Raising a family has countless benefits, but did you know some of those benefits come in the form of reducing the amount you pay in taxes?
No matter how comfortable you feel about your family’s net worth, minimizing your tax liability as much as possible is always wise. And making the most of the tax relief available for having children is one way you can do that.
Here are eight ways families can save money this tax season, from tax credits to tax-saving strategies.
1. Child Tax Credits
Unlike tax deductions (which reduce the amount of your taxable income), tax credits are subtracted from the amount you owe in taxes. To claim child tax credits, you need to meet certain qualifying requirements, including each child being 16 or under at the end of the tax year.
The credit is based on income, so not all families are eligible. Taxpayers who are married and filing jointly and have a modified adjusted gross income of $400,000 or less are entitled to the full amount, as are single filers with a modified adjusted gross income of $200,000 or less. If your income is higher, the credit is reduced depending on how much more than the threshold you earn.
2. Other Dependent Credit
You may be eligible for the Other Dependent Credit if you have a dependent child aged 17 or older or if you’re responsible for supporting another dependent (such as a disabled family member or elderly parent). The credit is worth up to $500 and, like Child Tax Credit, tapers down once your income exceeds $200,000 for single filers and $400,000 for married joint filers.
3. Child and Dependent Care Credit
If you pay for someone else to take care of your children and/or other dependents while you work, you may be eligible for Child and Dependent Care Credit. It covers care costs for children under 13 or dependents of any age who require care and live in your home for at least half of the year.
4. Higher Education Tax Credits
There are also tax credits available for eligible students in higher education. The American Opportunity Tax Credit gives a maximum $2,500 annual credit for education expenses, including tuition, for a total of four years. The Lifetime Learning Credit doesn’t have a limit on the number of years it can be claimed and can apply to students taking courses in career skills, not just post-secondary education, unlike the AOTC.
There are income limits for both of these credits, though, with only those with a modified adjusted gross income of $80,000 or less for single filers (or $160,000 or less for married joint filers) entitled to the full credit. Anything over $80,000 and less than $90,000 (or over $160,000 and less than $180,000) is eligible to receive a reduced credit amount. Over $90,000 (or $180,000) is not eligible at all.
5. Adoption Tax Credit
The Adoption Tax Credit applies to qualified expenses relating to adopting a child, for both domestic and foreign adoptions. There’s an income threshold (the credit begins to taper off at a modified adjusted gross income of $223,410 for the 2022 tax year), and families who adopt special needs children are usually eligible for the maximum amount of credit.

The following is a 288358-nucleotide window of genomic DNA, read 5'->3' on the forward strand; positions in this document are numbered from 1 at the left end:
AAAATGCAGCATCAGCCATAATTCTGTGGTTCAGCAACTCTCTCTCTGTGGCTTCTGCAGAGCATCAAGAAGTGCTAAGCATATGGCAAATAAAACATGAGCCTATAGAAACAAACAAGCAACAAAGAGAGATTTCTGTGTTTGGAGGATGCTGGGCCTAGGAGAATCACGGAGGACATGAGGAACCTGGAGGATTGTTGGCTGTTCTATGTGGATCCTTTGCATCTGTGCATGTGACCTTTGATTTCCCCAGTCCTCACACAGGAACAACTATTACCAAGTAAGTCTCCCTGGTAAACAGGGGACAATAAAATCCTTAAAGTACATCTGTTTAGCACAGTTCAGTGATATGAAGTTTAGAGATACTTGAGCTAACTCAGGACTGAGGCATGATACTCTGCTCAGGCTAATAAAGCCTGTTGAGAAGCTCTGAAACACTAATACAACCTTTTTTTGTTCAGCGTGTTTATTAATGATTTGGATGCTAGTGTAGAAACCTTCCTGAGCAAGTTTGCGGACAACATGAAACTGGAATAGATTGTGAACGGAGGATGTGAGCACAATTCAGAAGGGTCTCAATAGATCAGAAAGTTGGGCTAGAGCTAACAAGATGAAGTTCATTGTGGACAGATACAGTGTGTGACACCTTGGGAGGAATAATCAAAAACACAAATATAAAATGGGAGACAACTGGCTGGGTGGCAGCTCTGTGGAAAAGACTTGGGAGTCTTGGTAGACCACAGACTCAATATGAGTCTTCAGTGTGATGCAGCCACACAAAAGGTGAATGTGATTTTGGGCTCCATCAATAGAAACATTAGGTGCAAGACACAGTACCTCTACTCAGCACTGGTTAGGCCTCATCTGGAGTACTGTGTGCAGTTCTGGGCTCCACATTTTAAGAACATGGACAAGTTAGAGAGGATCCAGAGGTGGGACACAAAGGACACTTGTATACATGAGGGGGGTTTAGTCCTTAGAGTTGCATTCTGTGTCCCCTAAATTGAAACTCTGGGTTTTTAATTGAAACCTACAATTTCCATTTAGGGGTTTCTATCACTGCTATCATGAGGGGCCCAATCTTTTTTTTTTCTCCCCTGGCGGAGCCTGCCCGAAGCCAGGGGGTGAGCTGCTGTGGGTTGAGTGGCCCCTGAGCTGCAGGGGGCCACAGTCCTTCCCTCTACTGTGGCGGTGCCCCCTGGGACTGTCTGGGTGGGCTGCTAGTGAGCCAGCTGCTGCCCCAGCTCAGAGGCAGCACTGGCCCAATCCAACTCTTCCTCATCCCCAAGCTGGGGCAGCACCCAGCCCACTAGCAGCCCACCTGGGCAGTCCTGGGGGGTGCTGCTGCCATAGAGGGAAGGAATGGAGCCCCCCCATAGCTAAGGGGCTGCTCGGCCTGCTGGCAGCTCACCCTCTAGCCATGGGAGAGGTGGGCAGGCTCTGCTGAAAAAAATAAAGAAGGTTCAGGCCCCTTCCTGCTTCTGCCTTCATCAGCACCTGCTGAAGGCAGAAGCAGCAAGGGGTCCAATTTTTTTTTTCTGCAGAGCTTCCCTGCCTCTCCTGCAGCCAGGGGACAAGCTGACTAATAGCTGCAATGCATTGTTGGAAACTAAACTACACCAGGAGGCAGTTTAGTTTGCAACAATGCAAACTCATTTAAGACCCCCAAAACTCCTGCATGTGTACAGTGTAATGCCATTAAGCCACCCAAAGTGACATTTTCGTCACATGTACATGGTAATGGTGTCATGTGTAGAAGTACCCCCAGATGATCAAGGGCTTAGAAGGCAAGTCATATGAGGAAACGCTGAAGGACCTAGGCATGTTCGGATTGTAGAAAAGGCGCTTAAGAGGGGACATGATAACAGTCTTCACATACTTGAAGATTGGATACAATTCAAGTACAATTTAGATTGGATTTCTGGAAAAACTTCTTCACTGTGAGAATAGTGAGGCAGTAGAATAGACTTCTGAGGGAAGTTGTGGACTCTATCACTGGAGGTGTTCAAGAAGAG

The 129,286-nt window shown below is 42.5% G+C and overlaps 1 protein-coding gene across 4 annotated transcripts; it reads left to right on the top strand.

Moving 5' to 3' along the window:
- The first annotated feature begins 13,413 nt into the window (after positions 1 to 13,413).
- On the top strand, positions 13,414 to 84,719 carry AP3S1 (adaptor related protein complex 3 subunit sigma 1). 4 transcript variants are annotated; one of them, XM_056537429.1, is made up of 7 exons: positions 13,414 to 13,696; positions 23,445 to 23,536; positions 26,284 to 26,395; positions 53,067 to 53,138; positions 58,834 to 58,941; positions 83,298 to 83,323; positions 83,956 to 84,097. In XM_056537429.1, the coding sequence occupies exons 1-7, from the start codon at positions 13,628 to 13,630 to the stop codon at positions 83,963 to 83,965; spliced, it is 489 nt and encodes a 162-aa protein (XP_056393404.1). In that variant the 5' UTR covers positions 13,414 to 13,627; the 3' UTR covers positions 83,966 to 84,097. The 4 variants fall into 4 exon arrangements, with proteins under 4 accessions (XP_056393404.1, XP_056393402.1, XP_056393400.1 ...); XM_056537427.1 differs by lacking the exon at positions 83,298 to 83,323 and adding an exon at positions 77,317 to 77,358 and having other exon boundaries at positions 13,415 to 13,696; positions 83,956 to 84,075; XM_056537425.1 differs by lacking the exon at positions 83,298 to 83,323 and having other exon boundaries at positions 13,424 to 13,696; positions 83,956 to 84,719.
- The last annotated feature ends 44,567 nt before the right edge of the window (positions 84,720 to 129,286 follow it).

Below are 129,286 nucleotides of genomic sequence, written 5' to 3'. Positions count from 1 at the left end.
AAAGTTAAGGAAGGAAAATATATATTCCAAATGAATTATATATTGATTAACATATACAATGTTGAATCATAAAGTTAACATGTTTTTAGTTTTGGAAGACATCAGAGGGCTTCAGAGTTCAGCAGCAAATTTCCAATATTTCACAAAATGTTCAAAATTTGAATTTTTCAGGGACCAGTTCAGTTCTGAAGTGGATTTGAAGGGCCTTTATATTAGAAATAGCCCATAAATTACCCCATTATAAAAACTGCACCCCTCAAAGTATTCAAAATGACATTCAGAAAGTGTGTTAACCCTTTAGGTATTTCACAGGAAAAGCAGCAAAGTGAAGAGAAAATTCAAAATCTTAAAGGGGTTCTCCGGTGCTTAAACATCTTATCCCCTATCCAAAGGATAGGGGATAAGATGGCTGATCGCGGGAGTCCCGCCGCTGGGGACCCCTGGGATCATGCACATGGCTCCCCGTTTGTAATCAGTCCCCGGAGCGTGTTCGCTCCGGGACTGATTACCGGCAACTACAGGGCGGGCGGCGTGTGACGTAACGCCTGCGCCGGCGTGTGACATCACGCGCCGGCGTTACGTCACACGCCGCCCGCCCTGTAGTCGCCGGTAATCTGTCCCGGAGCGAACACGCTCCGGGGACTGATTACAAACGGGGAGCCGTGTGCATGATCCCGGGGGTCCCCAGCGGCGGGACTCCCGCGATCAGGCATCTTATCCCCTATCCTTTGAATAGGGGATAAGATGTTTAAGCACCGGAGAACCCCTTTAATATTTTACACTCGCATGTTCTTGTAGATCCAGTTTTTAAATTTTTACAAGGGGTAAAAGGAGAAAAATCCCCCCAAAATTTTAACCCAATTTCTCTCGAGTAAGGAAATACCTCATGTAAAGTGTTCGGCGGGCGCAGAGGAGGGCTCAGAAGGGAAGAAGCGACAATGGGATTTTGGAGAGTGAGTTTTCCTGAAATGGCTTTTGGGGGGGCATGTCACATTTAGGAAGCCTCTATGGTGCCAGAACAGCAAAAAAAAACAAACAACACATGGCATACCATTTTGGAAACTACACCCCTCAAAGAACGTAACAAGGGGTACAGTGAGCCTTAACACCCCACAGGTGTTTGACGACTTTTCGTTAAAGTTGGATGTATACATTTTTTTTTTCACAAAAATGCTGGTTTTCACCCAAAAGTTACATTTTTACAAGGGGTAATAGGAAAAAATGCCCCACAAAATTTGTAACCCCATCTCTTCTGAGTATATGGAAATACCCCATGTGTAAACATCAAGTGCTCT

6. 529 Plans
As well as helping you pay for your children’s education, 529 plans help you save money come tax season. They’re tax-advantaged investment accounts that are federally tax-deferred with tax-free withdrawals (providing the money is used for qualified expenses such as tuition fees, accommodation, and school supplies.
7. Self-Employed Health Insurance Deductions
If you’re self-employed, without an employer-subsidized health plan, you may be able to deduct certain healthcare-related insurance premiums, including medical, dental, and long-term care premiums for your whole family (including your spouse and children).
8. Get Professional Support with Tax Preparation
Tax rules can be complex, and working out exactly which tax credits and deductions you qualify for, as well as which strategies are going to work best for minimizing your returns, is often complicated. Are you up to speed with the most recent laws and regulations? Are you confident you’ll be holding on to as much of your income as possible?
The support of a professional is central to making the most of your hard-earned dollars. At CG Financial Services, we work with your tax preparer to ensure your money is working for you, with smart strategies to minimize the impact of taxes and maximize your family’s wealth. Get in touch with an advisor to start the conversation.
This material has been prepared for informational purposes only, and is not intended to provide, and should not be relied on for, tax, legal or accounting advice. You should consult your own tax, legal and accounting advisors before engaging in any transaction.
Child Tax Credit. (n.d.). IRS https://www.irs.gov/credits-deductions/individuals/child-tax-credit
An overview of the credit for other dependents. (n.d.). IRS https://www.irs.gov/newsroom/an-overview-of-the-credit-for-other-dependents
Child and Dependent Care Credit Information. (n.d.). IRS https://www.irs.gov/credits-deductions/individuals/child-and-dependent-care-credit-information
American Opportunity Tax Credit. (n.d.). IRS https://www.irs.gov/credits-deductions/individuals/aotc
Lifetime Learning Credit. (n.d.). IRS https://www.irs.gov/credits-deductions/individuals/llc
Topic No. 607 Adoption Credit and Adoption Assistance Programs (n.d.). IRS https://www.irs.gov/taxtopics/tc607